This present ROADEX IV follow-up report describes results from demonstration projects in Scotland, Finland, Norway and Sweden over the period 2010 to 2012, where the case study from the Beaver Road 331 in ROADEX III has been reproduced. This document also reports on a study of the influence of road maintenance standard on truck ride vibration and vehicle internal noise, with special focus on winter road condition. Furthermore it reports on a study on vibration isolation from road to truck driver’s seat, by use of a Tyre Pressure Control System (TPCS). All measurements were carried out in the period 2010 - 2012.
A high repeatability between similar truck round trips was confirmed when using the ROADEX method to assess truck drivers’ daily vibration exposure A(8). Results from measurements of truck ride quality during the demonstrations included:
* Unacceptably high levels of driver´s daily vibration dose A(8) were recorded in all of the ROADEX Partner areas (the Norwegian E6-measurements were lower than the others but still at about the EU Action Value).
* Significant compression stress in the truck drivers spine were recorded at severe road damages, such as sharp frost heaves, settlements at bridges and culverts, improper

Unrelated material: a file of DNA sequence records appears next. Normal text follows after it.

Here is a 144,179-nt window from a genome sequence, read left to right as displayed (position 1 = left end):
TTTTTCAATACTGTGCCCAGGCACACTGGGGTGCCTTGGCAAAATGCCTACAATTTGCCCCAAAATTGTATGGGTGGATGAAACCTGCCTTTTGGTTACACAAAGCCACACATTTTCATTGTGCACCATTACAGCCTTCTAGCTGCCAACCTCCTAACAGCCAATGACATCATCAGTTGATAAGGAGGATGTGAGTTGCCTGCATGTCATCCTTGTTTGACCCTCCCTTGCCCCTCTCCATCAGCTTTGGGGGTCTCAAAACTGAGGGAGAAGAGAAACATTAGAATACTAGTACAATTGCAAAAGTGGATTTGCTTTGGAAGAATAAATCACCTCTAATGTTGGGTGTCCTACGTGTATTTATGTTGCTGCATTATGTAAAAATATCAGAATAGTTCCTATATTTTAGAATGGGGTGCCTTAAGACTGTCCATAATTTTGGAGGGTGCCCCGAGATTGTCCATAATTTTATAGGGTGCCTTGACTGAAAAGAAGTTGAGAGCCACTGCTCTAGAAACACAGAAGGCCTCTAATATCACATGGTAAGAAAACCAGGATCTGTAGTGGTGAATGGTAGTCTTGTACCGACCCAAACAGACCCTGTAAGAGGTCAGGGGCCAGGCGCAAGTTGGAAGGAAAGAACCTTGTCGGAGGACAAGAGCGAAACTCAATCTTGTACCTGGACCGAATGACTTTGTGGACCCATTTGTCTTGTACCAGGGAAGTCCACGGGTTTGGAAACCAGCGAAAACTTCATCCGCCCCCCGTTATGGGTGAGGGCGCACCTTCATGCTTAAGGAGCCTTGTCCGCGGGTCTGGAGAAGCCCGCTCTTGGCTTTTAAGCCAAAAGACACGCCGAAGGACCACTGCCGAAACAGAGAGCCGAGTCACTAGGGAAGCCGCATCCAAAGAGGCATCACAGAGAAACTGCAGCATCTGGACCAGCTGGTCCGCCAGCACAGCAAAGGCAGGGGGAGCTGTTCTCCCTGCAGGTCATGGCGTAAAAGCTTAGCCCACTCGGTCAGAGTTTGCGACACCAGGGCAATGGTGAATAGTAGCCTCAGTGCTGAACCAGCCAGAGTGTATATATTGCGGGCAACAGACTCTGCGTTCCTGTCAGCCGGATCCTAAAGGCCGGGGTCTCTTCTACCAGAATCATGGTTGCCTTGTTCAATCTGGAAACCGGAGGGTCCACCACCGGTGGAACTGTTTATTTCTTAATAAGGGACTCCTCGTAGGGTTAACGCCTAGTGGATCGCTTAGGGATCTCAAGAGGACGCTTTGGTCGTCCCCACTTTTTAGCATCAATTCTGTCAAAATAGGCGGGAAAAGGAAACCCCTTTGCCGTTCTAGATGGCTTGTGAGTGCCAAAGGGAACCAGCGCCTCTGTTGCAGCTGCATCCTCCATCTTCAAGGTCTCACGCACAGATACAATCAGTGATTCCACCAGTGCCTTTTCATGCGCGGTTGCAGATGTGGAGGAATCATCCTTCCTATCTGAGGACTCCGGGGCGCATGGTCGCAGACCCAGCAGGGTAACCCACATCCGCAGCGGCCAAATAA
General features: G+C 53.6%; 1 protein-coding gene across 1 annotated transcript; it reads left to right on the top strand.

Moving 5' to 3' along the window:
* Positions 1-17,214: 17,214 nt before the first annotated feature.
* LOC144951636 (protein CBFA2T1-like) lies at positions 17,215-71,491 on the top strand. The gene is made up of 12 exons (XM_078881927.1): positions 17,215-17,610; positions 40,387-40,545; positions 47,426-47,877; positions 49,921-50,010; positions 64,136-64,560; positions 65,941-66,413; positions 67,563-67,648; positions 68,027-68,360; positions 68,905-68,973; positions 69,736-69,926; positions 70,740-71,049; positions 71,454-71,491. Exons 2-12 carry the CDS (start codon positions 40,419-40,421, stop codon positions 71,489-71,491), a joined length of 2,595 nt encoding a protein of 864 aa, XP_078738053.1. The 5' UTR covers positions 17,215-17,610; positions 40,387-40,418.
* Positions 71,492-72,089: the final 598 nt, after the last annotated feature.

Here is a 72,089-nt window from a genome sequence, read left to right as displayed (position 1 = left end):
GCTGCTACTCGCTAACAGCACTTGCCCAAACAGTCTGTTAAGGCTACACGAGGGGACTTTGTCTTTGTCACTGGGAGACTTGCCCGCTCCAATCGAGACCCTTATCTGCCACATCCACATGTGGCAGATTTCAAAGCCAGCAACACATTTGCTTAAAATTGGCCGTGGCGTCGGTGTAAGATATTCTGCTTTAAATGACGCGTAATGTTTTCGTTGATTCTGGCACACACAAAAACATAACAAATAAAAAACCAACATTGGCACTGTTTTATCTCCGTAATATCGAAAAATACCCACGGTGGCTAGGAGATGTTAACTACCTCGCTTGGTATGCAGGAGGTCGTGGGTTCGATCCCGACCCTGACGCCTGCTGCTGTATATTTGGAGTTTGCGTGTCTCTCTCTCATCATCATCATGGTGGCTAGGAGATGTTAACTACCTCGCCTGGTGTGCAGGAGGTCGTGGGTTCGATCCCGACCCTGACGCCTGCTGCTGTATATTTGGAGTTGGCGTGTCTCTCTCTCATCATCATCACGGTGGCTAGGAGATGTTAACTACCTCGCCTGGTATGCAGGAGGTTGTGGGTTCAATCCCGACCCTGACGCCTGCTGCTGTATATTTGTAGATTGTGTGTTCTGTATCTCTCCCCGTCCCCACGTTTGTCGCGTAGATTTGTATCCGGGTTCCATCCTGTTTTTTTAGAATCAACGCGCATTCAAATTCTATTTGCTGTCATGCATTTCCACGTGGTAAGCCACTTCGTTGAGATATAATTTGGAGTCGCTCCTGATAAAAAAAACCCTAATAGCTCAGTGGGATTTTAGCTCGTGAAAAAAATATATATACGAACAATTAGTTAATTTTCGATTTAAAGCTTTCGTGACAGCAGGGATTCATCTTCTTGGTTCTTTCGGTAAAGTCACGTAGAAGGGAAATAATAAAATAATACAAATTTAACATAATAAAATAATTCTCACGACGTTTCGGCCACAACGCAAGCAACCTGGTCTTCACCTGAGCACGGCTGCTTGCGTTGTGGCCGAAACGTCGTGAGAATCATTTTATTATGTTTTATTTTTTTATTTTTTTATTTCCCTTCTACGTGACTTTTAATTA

road/bridge joints and uneven transversal joints at both old and new asphalt repairs.
* In all Partner areas, intense truck roll vibration and lateral buffeting was recorded. This confirmed a special health and safety problem in the EU Northern Periphery (NP) cold
* The pavement condition parameter RBCSV (a “truck roll vibration indicator”) was further validated in addition to the previous ROADEX III study in Sweden. At sites with very high RBCSV, there is a risk that cargo latches might break due to high lateral acceleration.
* Winter conditions in the NP can result in significant corrugations in thick ice covering nonsalted roads, and extremely uneven frost heaves. The project results show that these conditions can make the ride vibration and noise much worse than during summer conditions.
* The use of a Tyre Pressure Control System (TPCS) has previously been shown to reduce ride vibration. The present study used a more detailed analysis to quantify the TPCS vibration isolating effect. Results from Scotland and Sweden show that TPCS was very efficient in isolating “shake” vibration from short wave road roughness (megatexture < 0.5 m) such as potholes and corrugated ice surfaces.
* Vehicle body “bounce” vibration with lower frequencies (1 – 3 Hz) were not isolated by the TPCS. Such low frequency bounce vibration can only be reduced by pavement maintenance.
* High side friction demand due to improperly banked horizontal curves was found to be a contributing factor behind many loss-of-control crashes, including rollovers.
* Several curves with tragic crash records were found to be improperly banked despite being newly resurfaced.